Since Vedic Times Agriculture and Cattle Protection have been complementary occupations in BharataVarsa. Bulls and Oxen were used to till the lands, water the farms, transport produce and Process Food and By-products. The by products of agriculture became food for the cattle. The byproducts of cattle farming became manure for agriculture. Humans were the foremost of beneficiaries in this natural bio-economic cycle which also laid primary focus on God Consciousness. God was at the center of each and every one of these daily activities in this bio economic cycle.
WHAT ARE THE ENVIRONMENTAL BENEFITS OF ORGANIC AGRICULTURE?
Sustainability over the long term
Many changes observed in the environment are long term, occurring slowly over time. Organic agriculture considers the medium- and long-term effect of agricultural interventions on the agro-ecosystem. It aims to produce food while establishing an ecological balance to prevent soil fertility or pest problems. Organic agriculture takes a proactive approach as opposed to treating problems after they emerge.
In many agriculture areas, pollution of groundwater courses with synthetic fertilizers and pesticides is a major problem. As the use of these is prohibited in organic agriculture, they are replaced by organic fertilizers (e.g. compost, animal manure, green manure) and through the use of greater biodiversity (in terms of species cultivated and permanent vegetation), enhancing soil structure and water infiltration.
Soil building practices such as crop rotations, inter-cropping, symbiotic associations, cover crops, organic fertilizers and minimum tillage are central to organic practices. These encourage soil fauna and flora, improving soil formation and structure and creating more stable systems. In turn, nutrient and energy cycling is increased and the retentive abilities of the soil for nutrients and water are enhanced, compensating for the non-use of mineral fertilizers.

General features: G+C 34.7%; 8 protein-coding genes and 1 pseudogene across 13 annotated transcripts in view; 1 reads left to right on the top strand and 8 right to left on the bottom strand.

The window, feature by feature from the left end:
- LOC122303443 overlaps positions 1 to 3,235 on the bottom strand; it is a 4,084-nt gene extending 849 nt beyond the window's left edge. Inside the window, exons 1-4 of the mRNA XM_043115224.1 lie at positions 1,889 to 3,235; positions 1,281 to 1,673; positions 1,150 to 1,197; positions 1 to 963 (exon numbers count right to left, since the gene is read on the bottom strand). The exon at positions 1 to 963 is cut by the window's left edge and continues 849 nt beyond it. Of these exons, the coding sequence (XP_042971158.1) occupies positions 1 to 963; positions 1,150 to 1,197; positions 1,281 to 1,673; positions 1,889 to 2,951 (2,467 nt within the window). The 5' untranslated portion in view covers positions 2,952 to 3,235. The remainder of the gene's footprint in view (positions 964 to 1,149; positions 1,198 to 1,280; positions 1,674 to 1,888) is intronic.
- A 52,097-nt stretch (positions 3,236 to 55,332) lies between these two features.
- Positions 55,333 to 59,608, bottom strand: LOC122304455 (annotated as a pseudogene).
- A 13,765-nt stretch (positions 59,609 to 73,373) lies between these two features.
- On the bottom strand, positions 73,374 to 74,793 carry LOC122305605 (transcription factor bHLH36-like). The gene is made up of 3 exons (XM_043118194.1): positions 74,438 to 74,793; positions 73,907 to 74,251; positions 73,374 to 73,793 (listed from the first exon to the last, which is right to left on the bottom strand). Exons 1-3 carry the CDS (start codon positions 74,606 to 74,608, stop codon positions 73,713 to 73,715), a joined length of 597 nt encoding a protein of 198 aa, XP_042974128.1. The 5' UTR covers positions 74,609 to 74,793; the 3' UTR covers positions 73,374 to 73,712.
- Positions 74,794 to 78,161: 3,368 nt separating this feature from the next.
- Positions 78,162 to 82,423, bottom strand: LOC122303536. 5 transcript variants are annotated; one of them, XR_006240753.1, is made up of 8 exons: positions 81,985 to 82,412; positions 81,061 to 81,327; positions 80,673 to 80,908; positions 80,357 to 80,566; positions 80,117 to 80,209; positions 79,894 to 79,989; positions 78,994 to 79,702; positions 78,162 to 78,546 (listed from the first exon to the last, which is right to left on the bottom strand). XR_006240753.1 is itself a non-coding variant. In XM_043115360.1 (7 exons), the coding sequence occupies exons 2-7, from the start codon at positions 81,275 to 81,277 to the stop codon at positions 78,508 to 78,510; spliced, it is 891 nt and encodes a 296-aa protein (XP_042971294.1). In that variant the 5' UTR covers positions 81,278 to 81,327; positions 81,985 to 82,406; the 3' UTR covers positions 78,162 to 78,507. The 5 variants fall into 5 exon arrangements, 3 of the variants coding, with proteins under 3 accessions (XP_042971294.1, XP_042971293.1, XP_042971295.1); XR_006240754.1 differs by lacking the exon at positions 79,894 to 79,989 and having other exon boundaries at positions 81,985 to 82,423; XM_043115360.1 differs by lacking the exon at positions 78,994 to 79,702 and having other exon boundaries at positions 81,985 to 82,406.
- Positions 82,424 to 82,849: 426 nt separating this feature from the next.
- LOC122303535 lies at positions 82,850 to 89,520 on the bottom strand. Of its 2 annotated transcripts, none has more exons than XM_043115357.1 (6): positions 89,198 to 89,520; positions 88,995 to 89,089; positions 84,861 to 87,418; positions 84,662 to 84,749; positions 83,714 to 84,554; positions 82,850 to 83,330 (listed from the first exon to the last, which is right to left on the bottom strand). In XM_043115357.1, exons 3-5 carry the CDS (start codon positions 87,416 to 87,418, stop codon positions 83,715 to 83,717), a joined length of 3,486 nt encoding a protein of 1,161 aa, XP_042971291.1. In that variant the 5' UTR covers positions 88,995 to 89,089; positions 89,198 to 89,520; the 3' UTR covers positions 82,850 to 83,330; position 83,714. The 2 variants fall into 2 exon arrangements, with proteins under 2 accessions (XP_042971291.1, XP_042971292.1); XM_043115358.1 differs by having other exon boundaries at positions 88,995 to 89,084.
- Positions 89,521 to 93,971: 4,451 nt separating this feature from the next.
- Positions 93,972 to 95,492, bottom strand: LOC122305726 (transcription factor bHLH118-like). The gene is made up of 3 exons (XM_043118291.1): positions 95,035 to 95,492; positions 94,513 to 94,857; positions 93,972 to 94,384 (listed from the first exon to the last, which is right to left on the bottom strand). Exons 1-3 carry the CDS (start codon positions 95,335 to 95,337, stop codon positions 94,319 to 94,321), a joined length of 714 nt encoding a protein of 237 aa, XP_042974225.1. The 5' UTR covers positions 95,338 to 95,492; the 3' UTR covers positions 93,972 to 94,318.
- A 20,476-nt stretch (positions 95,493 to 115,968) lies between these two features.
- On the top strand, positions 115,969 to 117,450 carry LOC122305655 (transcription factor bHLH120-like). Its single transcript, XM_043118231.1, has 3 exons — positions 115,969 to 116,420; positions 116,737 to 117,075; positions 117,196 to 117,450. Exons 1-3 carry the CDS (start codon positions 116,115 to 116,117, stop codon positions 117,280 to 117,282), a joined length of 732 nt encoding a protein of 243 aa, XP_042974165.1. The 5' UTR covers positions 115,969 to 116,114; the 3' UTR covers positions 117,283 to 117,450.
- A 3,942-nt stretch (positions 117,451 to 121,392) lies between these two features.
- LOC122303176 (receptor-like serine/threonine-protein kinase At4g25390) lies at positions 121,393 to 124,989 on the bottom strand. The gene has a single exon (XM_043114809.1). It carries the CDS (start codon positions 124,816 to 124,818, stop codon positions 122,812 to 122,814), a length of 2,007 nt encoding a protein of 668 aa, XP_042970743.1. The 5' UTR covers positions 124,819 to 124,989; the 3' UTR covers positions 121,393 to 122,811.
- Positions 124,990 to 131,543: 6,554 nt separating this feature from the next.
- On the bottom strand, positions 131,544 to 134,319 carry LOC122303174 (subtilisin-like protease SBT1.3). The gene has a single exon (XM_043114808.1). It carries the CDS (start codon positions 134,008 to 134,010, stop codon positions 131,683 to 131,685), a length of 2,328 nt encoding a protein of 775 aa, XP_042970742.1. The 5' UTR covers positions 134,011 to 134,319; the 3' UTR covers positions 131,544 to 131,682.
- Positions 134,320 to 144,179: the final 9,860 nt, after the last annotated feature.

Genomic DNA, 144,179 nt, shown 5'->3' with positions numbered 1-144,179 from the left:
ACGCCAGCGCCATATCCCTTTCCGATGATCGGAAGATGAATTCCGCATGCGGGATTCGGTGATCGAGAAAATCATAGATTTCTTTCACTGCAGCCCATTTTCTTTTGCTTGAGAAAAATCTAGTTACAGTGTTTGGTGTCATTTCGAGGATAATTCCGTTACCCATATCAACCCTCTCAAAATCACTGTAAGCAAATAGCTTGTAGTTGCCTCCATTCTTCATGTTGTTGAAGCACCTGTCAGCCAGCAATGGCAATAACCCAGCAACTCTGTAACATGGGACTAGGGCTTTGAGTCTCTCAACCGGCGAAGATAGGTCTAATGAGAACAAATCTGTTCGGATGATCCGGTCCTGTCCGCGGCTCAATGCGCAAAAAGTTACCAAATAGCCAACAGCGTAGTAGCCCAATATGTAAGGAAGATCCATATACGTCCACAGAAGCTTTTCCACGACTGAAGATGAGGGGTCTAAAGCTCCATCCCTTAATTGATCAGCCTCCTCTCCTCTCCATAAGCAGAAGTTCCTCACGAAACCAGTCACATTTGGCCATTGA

Organic farmers are both custodians and users of biodiversity at all levels. At the gene level, traditional and adapted seeds and breeds are preferred for their greater resistance to diseases and their resilience to climatic stress. At the species level, diverse combinations of plants and animals optimize nutrient and energy cycling for agricultural production. At the ecosystem level, the maintenance of natural areas within and around organic fields and absence of chemical inputs create suitable habitats for wildlife. The frequent use of under-utilized species (often as rotation crops to build soil fertility) reduces erosion of agro-biodiversity, creating a healthier gene pool – the basis for future adaptation.
Air and climate change
Organic agriculture reduces non-renewable energy use by decreasing agrochemical needs (these require high quantities of fossil fuel to be produced). Organic agriculture contributes to mitigating the greenhouse effect and global warming through its ability to sequester carbon in the soil. Many management practices used by organic agriculture (e.g. minimum tillage, returning crop residues to the soil, the use of cover crops and rotations, and the greater integration of nitrogen-fixing legumes), increase the return of carbon to the soil, raising productivity and favouring carbon storage.
The impact of organic agriculture on natural resources favours interactions within the agro-ecosystem that are vital for both agricultural production and nature conservation. Ecological services derived include soil forming and conditioning, soil stabilization, waste recycling, carbon sequestration, nutrients cycling, predation, pollination and habitats. By opting for organic products, the consumer through his/her purchasing power promotes a less polluting agricultural system. The hidden costs of agriculture to the environment in terms of natural resource degradation are reduced.